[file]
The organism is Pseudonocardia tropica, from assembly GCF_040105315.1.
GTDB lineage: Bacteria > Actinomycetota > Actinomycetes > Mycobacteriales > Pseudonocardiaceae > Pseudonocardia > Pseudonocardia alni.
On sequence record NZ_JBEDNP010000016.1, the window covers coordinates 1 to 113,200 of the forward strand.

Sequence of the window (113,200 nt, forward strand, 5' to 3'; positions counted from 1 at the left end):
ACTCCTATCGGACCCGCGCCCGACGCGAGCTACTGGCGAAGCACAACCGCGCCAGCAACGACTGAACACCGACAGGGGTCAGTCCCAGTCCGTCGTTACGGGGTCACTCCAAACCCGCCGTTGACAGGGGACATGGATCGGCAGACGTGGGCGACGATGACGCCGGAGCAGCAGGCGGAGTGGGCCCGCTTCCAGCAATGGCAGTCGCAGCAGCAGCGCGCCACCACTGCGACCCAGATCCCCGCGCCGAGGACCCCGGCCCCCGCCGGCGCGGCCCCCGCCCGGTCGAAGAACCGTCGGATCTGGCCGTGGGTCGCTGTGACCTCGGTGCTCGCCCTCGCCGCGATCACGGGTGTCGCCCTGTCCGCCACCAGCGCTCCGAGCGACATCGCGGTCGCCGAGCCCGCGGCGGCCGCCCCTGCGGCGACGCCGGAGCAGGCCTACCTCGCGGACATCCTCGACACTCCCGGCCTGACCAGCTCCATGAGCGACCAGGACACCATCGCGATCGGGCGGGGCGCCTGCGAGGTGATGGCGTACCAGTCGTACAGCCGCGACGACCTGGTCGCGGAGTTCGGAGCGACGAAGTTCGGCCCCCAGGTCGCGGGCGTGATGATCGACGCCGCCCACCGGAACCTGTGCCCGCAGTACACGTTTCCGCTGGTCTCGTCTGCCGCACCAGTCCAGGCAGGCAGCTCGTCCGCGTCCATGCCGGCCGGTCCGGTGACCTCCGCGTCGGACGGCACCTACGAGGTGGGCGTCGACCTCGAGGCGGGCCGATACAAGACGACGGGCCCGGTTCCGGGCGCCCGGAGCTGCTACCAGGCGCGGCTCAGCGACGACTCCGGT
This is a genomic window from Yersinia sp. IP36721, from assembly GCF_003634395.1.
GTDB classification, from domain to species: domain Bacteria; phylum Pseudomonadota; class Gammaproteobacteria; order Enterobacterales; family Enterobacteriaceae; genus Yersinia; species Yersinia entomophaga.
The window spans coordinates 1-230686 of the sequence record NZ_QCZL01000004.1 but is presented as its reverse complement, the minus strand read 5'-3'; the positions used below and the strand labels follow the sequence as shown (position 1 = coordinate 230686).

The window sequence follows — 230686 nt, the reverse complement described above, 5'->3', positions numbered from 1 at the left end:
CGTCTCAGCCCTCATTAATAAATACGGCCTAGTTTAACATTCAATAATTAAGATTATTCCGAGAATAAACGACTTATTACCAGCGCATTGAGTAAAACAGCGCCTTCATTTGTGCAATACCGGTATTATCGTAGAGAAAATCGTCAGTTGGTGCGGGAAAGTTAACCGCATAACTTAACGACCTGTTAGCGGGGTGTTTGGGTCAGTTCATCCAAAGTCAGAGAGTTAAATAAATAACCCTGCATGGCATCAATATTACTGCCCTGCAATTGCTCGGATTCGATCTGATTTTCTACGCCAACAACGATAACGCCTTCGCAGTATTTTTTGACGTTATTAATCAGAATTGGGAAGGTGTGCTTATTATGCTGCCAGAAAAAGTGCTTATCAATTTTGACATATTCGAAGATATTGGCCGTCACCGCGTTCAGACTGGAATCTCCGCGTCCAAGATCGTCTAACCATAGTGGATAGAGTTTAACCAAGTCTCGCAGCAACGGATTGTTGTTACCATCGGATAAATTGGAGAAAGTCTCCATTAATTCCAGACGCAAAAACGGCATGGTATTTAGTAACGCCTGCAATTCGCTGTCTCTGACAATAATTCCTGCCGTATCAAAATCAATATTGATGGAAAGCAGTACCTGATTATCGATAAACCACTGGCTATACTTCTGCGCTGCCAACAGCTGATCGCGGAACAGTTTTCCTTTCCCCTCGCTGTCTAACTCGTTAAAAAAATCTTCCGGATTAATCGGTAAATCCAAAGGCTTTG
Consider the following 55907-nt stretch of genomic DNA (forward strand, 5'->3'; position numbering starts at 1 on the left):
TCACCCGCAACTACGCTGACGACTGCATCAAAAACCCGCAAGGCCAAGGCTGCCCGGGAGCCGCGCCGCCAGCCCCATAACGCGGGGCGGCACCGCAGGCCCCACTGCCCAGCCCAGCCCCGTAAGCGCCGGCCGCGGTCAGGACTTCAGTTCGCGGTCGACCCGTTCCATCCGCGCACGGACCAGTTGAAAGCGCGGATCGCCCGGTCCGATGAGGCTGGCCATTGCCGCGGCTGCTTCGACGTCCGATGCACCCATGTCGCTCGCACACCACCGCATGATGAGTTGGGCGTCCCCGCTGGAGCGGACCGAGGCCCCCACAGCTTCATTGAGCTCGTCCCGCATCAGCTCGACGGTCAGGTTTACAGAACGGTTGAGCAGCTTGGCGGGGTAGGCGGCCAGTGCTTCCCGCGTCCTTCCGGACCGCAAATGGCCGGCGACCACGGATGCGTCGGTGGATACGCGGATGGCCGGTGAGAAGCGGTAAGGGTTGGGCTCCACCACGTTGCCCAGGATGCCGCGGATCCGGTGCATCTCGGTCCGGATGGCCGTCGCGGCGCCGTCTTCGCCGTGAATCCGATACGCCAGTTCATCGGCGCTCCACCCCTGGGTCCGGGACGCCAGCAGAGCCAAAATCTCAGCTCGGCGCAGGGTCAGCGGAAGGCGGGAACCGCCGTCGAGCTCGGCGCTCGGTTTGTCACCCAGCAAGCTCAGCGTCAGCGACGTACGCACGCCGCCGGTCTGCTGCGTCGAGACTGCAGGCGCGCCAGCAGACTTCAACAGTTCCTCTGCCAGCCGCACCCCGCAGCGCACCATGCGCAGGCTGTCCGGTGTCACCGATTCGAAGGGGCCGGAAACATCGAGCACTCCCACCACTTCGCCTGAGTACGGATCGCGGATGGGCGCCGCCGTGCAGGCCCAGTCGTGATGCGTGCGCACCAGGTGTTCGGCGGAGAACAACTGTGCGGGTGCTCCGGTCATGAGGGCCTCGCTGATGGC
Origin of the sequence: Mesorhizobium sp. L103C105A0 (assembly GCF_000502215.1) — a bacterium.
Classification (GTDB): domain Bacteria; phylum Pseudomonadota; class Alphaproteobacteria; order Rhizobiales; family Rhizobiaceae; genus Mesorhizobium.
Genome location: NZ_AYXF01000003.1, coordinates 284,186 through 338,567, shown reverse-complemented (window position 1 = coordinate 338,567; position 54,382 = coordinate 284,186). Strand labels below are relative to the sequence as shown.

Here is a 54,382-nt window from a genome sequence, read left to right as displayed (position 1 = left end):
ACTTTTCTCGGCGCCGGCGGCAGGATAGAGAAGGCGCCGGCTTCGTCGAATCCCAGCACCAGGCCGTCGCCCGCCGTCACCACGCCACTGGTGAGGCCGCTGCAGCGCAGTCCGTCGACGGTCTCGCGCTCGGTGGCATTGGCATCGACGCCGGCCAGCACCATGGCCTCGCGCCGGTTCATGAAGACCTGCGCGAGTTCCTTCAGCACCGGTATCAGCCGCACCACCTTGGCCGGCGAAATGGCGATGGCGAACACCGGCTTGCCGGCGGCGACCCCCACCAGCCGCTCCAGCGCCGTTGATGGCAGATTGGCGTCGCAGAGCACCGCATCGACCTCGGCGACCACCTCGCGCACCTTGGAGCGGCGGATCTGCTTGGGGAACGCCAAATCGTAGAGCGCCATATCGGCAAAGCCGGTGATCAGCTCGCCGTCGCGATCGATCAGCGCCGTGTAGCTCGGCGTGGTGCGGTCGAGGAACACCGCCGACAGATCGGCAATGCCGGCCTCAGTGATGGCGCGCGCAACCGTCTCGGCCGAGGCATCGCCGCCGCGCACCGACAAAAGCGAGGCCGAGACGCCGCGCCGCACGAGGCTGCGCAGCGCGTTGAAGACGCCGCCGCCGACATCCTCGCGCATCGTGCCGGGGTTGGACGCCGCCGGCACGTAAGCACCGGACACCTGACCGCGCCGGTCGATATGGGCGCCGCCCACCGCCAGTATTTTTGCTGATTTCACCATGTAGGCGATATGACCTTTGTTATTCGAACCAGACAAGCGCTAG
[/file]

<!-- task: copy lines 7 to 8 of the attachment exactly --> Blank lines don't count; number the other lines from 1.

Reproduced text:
GTDB classification, from domain to species: domain Bacteria; phylum Pseudomonadota; class Gammaproteobacteria; order Enterobacterales; family Enterobacteriaceae; genus Yersinia; species Yersinia entomophaga.
The window spans coordinates 1-230686 of the sequence record NZ_QCZL01000004.1 but is presented as its reverse complement, the minus strand read 5'-3'; the positions used below and the strand labels follow the sequence as shown (position 1 = coordinate 230686).